In 1640 Sultan Ibrahim I added the Circumcision Room (Sünnet Odası), a summer kiosk (Yazlik Oda) dedicated to the circumcision of young princes, which is a primary rite of passage in Islam. Its interior and exterior are decorated with a mixed collection of rare recycled tiles such as the blue tiles with flower motifs at the exterior. The most important of these are the blue and white tile panels influenced by far-eastern ceramics on the chamber facade, dated 1529. These once embellished ceremonial buildings of Sultan Suleiman I, such as the building of the Council Hall and the Inner Treasury (both in the Second Courtyard) and the Throne Room (in the Third Courtyard). They were moved here out of nostalgia and reverence for the golden age of his reign. These tiles then served as prototypes for the decoration of the Yerevan and Baghdad kiosks. The room itself is symmetrically proportioned and relatively spacious for the palace, with windows, each with a small fountain. The windows above contain some stained-glass panels. On the right side of the entrance stands a fireplace with a gilded hood. Sultan Ibrahim also built the arcaded roof around the Chamber of the Holy Mantle and the upper terrace between this room and the Baghdad kiosk.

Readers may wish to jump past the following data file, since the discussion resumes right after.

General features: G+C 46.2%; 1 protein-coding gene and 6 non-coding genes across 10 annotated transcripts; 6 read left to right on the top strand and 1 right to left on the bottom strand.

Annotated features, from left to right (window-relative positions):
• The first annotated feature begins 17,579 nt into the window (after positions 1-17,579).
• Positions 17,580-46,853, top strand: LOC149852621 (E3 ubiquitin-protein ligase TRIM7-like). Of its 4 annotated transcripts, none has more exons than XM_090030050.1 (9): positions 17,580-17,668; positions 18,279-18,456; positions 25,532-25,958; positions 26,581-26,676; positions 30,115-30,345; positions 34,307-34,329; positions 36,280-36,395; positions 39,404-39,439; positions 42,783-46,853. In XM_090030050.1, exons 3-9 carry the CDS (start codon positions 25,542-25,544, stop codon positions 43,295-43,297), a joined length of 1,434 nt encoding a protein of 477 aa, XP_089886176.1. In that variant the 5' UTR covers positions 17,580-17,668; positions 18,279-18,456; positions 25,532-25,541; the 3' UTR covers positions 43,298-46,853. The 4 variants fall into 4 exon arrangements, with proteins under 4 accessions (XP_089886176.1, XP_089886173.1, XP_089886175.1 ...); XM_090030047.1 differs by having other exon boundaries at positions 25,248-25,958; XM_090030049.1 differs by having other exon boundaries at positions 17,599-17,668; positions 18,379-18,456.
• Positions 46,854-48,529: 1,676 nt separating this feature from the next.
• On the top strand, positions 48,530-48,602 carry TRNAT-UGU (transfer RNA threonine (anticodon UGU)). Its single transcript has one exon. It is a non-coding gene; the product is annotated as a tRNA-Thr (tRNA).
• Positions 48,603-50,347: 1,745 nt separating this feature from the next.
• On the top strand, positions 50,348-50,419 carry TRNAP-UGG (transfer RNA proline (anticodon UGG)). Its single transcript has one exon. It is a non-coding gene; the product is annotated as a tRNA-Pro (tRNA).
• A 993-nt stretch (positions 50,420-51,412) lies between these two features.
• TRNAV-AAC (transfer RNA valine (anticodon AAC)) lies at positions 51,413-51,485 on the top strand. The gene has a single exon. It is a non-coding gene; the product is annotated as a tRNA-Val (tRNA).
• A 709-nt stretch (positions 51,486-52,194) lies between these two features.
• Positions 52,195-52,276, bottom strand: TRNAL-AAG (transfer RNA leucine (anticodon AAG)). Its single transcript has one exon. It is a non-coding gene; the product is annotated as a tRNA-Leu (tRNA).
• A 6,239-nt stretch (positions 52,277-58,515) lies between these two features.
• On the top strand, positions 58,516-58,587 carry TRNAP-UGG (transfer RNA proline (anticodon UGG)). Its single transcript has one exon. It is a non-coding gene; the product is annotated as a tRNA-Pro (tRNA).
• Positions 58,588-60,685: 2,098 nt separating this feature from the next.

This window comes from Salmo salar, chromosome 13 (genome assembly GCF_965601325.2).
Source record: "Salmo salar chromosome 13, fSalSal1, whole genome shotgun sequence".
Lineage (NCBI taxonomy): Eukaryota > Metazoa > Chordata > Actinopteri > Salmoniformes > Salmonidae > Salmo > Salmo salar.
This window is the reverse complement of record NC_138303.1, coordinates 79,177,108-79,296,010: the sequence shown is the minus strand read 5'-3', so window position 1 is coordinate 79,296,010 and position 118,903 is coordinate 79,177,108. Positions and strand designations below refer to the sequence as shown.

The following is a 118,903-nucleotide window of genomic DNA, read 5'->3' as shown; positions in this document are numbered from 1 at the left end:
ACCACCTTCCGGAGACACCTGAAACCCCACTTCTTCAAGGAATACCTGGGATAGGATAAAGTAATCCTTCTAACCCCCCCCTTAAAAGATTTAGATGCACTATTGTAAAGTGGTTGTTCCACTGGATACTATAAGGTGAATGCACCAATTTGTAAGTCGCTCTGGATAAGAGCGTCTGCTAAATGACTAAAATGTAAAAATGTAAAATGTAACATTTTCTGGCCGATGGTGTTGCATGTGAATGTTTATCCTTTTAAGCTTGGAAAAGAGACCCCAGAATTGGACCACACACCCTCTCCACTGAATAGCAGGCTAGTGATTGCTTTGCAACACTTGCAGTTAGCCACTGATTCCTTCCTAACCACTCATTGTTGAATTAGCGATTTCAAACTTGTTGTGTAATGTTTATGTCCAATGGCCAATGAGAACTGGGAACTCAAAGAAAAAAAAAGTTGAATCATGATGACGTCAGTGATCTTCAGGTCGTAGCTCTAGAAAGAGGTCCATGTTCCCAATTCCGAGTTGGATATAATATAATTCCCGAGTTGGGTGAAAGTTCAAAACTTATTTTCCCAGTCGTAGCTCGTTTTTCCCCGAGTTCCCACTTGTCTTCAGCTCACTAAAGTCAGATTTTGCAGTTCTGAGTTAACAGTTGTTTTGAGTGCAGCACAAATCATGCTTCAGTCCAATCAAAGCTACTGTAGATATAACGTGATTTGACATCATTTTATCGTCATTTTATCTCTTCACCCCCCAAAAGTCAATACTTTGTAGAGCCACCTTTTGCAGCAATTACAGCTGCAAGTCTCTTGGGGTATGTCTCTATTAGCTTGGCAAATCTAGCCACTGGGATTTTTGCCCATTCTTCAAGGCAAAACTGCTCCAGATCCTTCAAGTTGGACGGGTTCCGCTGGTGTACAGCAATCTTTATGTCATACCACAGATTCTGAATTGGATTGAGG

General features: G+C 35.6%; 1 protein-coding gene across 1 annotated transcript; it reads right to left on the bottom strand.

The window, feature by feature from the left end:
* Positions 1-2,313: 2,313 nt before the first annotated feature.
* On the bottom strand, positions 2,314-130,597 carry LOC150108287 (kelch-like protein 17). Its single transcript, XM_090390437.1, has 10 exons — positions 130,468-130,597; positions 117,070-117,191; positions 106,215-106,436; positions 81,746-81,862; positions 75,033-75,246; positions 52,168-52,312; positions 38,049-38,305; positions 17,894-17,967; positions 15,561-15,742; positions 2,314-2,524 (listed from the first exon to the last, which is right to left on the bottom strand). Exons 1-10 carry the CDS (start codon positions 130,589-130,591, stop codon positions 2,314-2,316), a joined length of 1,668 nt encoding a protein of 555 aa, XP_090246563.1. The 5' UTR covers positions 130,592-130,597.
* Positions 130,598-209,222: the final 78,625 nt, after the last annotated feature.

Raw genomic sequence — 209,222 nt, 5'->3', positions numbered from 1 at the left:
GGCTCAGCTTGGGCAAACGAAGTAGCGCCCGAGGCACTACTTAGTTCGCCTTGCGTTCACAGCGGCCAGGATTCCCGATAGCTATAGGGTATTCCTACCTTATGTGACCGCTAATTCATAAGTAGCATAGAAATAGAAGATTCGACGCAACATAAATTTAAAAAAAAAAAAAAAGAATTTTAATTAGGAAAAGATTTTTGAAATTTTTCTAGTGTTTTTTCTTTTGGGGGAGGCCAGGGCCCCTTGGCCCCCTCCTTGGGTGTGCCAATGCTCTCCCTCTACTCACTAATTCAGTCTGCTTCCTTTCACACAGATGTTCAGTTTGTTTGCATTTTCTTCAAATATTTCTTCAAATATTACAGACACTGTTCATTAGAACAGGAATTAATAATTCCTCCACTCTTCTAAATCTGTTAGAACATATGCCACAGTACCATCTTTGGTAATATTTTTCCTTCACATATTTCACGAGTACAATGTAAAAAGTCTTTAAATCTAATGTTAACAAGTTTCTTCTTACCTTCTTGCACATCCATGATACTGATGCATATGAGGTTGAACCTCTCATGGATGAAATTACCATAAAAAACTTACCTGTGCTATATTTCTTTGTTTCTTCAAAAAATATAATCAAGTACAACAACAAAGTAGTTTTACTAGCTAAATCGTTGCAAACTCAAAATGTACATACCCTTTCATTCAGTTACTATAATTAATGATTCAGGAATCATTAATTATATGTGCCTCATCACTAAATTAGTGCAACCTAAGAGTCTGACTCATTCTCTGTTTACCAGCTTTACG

The royal architect Hasan Ağa under Sultan Murat IV constructed during 1635-1636 the Yerevan Kiosk (Revan Köşkü) and in 1638-1639 the Baghdad Kiosk (Bağdat Köşkü) to celebrate the Ottoman victories at Yerevan and Baghdad. Both contain most of their original decoration, with projecting eaves, a central dome and interior with recessed cupboards and woodwork with inlaid nacre tesserae. Both are based on the classical four-iwan plan with sofas filling the rectangular bays.
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